Plan to help disabled Web users overdue
Published 12:00 am Sunday, June 17, 2001
The Internet is difficult to define sometimes, even for so-called experts. And for some people it is even more difficult to use&160;- but hopefully not for long.
In the most the simple terms, the Internet is an international network of connected computers.
In the broadest of terms it is a revolutionary creature that has changed the world.
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As is usually the case, the truth is probably somewhere in between.
But one thing is for sure, the Internet is different than any other source of information. If you have Internet access, for the first time ever, the world is truly within your reach.
The telegraph – and later the telephone – may have connected the world, but the Internet is forcing us to deal with one another in a very direct manner.
Once upon a time, distance kept most conversations and transactions fairly local.
However, with the Internet, one never knows who the person on the receiving end is.
On one hand this is incredibly refreshing, because Internet transactions occur often without either side knowing if the other is black or white, male or female, heterosexual or homosexual. This visual anonymity makes discrimination rather difficult.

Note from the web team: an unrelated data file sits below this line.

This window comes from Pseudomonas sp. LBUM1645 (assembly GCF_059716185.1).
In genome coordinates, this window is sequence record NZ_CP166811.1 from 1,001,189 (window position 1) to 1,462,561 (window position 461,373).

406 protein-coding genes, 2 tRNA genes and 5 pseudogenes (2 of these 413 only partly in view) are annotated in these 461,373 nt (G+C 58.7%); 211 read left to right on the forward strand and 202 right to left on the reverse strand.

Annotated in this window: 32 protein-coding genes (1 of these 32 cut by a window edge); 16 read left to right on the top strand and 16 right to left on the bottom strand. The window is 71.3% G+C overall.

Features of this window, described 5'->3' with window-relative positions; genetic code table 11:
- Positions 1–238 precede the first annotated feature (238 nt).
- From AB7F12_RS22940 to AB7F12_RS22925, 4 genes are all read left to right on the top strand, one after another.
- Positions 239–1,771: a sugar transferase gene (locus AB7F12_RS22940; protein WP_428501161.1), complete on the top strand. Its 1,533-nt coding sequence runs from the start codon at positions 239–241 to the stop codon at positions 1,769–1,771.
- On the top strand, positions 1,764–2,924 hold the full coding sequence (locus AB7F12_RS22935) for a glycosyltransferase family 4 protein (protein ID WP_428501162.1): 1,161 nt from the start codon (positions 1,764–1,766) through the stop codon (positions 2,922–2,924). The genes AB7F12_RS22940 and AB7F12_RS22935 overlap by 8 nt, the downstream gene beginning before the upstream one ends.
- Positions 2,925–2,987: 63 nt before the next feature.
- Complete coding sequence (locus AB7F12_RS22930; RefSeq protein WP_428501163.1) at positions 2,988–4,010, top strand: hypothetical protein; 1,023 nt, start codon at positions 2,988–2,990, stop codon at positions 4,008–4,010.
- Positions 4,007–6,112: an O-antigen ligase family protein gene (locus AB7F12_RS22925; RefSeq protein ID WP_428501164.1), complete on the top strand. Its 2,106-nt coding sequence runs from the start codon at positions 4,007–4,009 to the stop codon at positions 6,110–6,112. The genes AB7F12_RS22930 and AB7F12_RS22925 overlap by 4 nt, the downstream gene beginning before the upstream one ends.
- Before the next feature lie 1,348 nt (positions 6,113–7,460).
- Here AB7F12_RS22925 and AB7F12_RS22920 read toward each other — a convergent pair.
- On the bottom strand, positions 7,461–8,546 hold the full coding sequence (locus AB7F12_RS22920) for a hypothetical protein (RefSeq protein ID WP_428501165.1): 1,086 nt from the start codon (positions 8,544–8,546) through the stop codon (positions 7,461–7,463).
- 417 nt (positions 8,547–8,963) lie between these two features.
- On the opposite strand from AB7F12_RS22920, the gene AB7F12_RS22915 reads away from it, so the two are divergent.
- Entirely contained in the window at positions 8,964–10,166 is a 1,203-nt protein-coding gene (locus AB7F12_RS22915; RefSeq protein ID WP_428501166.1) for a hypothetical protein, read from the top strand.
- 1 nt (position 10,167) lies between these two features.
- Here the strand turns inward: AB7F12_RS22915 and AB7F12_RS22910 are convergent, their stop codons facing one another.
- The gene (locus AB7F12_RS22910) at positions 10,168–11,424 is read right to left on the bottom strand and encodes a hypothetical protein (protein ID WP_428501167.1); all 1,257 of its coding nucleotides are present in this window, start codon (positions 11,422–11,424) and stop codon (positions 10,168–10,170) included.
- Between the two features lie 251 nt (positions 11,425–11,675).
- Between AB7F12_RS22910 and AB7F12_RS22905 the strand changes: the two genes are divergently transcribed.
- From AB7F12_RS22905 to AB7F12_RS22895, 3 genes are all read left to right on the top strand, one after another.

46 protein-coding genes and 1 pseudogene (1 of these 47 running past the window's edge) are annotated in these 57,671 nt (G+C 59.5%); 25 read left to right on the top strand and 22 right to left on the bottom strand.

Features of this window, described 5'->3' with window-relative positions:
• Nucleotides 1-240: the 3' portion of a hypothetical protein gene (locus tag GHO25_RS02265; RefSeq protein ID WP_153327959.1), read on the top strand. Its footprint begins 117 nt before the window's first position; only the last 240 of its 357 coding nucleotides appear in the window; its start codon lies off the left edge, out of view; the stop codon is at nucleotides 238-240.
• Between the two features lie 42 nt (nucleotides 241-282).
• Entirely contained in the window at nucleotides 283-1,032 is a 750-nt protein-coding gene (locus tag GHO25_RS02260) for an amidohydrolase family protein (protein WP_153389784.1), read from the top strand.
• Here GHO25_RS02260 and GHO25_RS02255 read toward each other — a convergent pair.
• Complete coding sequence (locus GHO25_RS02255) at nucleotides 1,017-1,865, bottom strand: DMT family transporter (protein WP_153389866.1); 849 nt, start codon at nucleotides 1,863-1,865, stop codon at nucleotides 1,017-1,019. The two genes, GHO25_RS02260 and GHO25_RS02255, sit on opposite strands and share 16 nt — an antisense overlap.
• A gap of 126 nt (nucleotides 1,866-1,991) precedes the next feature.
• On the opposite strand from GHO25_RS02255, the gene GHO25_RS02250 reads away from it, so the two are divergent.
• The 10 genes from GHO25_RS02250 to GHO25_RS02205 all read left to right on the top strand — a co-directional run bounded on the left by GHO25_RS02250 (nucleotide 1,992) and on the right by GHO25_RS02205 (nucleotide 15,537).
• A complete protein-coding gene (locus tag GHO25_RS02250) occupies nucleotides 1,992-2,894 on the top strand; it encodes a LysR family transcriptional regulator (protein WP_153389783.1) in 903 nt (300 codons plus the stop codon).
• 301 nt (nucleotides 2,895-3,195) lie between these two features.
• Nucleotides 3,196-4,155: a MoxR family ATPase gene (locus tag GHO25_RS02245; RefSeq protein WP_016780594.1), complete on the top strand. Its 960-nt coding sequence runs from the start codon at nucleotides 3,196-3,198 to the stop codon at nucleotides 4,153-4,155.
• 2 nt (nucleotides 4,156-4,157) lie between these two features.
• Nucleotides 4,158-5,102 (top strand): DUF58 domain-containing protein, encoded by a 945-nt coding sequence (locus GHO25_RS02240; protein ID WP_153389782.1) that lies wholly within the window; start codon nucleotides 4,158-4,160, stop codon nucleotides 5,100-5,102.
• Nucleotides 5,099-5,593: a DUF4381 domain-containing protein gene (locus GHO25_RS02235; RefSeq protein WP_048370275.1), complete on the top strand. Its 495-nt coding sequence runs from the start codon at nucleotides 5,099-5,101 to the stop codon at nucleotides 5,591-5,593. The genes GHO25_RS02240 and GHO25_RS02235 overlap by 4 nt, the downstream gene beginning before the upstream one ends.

In that respect the Internet is really good.
However, it seems as the world becomes more intertwined with the Internet, we’ve apparently made the route to the Internet more than a bit rocky for many people.
Apparently the same anonymity that make the Internet easy to hide differences, and sometimes it is necessary to see those differences&160;- or at least know they exist.
For example, it’s difficult to see if a person possesses a physical handicap or some other difference that affects their ability to function on the Internet. Consequently, that out of sight problem often leads to it being out of mind as well – and that’s a shame.
Imagine how difficult it must be for someone who is blind to attempt to gain information from a Web site that contains only graphics which that person cannot see.
Just as the Americans with Disabilities Act has radically helped make the physical world more accommodating by changing building requirements to allow better handicapped access, we now need a similar move for the Internet.
The federal government is working on doing just that.
The government is beginning to help ease that struggle for thousands and thousands of Americans and others by revamping all of the government Web sites.
The Federal Information Technology Accessibility Initiative is the government’s internal attempt to accomplish this goal.
It’s by no means a global fix, and even the initiative itself isn’t going to solve all of the problems facing handicapped Web surfers on the government’s own sites, but it does make an important step – publicizing the issue.
Perhaps through more publicity, the effort will take hold and might eventually become more widely accepted around the world.
For more information about the government’s initiative visit its Web site at: http://www.section508.gov
Kevin Cooper is managing editor of The Democrat. He can be reached at (601) 445-3541 or by e-mail at email@example.com.